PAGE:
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 Post subject: GMAT Algebra
PostPosted: Fri Apr 19, 2013 5:25 am 
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For the integers m, n, r, and s, if m + n = 250 and m > n, is (m r) > (s n)?
(1) 250 > r + s
(2) m + r + s= 375

A. Statement (1) BY ITSELF is sufficient to answer the question, but statement (2) by itself is not.
B. Statement (2) BY ITSELF is sufficient to answer the question, but statement (1) by itself is not.
C. Statements (1) and (2) TAKEN TOGETHER are sufficient to answer the question, even though NEITHER statement BY ITSELF is sufficient.
D. Either statement BY ITSELF is sufficient to answer the question.
E. Statements (1) and (2) TAKEN TOGETHER are NOT sufficient to answer the question, meaning that further information would be needed to answer the question.

(D) Statement (1) tells us that 250 > r + s. Since the question statement tells us that m + n = 250, we can determine that m + n > r + s.

Now, let us manipulate this inequality to see whether it is equivalent to the inequality in the question:
(m + n) > (r + s)
m > (r + s) – n
(mr) > (sn)

This is exactly what we were looking for. We can answer the question using Statement (1), hence it is sufficient.

Statement (2) tells us that m + r + s = 375.
Because we know that m + n = 250 and m > n, m must be greater than 125. Subtracting 125 from 375 yields 250, so if m is greater than 125, then r + s must be smaller than 250. We are now left with the same inequality that we were given in Statement (1), which can be manipulated to show that (mr) > (sn). So Statement (2) is also sufficient.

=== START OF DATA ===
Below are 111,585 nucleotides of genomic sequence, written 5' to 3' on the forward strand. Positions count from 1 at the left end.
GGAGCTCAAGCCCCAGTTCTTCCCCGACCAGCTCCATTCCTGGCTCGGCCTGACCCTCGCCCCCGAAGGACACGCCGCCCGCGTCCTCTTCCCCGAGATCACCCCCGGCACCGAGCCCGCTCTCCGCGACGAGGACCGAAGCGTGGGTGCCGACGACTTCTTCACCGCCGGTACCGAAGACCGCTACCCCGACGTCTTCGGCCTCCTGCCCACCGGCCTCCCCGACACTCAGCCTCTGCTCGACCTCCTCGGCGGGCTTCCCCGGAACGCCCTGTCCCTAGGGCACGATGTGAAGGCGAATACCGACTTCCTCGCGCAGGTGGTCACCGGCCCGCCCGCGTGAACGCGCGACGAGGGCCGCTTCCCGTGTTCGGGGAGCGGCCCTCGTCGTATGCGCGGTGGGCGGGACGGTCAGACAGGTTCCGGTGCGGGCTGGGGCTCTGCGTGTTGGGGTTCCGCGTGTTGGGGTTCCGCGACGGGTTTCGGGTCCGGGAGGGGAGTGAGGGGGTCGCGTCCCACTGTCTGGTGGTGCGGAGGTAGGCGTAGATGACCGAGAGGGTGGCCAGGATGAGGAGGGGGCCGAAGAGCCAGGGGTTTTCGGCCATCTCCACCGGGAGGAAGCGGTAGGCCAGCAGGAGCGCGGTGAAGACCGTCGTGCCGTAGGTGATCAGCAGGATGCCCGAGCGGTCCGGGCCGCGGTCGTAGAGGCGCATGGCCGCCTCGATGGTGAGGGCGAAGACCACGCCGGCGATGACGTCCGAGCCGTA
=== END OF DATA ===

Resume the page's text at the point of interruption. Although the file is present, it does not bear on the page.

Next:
Since both statements are sufficient alone, the correct answer is choice (D).
-------------

The two statements should never contradict themselves:
1) 250 > r + s
2) We know m > 125
If I substitute 126 for m in the statement (2) then r + s = 249
I thought r + s were greater than 250.


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 Post subject: Re: GMAT Algebra
PostPosted: Fri Apr 19, 2013 5:26 am 
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There is no contradiction in this question.
Statement (1) tells us that (r + s) is smaller than 250. When you plug in m = 126 into statement (2) and get r + s = 249, it doesn't contradict with statement (1) since 249 is smaller then 250.

Furthermore, it is shown in the explanation that statement (2) actually implies statement (1).


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 Post subject: Re: GMAT Algebra
PostPosted: Fri Apr 19, 2013 5:26 am 
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You should add that the integers are positive. The way it is worded leaves open the possibility of negative numbers and zero as well.


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 Post subject: Re: GMAT Algebra
PostPosted: Fri Apr 19, 2013 5:27 am 
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There is NO necessity in defining the integers to be positive.
In fact, any of the integers r, s or n can be zero or negative. However, the statement implies that m is greater than 125, so it CAN NOT be zero or negative.

Furthermore, let's take a look on the explanation "backwards". Let us analyse the desired inequality first:

mr > sn
we easily transform it into:
m + n > s + r
The question statement defines m + n = 250. Lets plug it in. So the original inequality is equivalent to: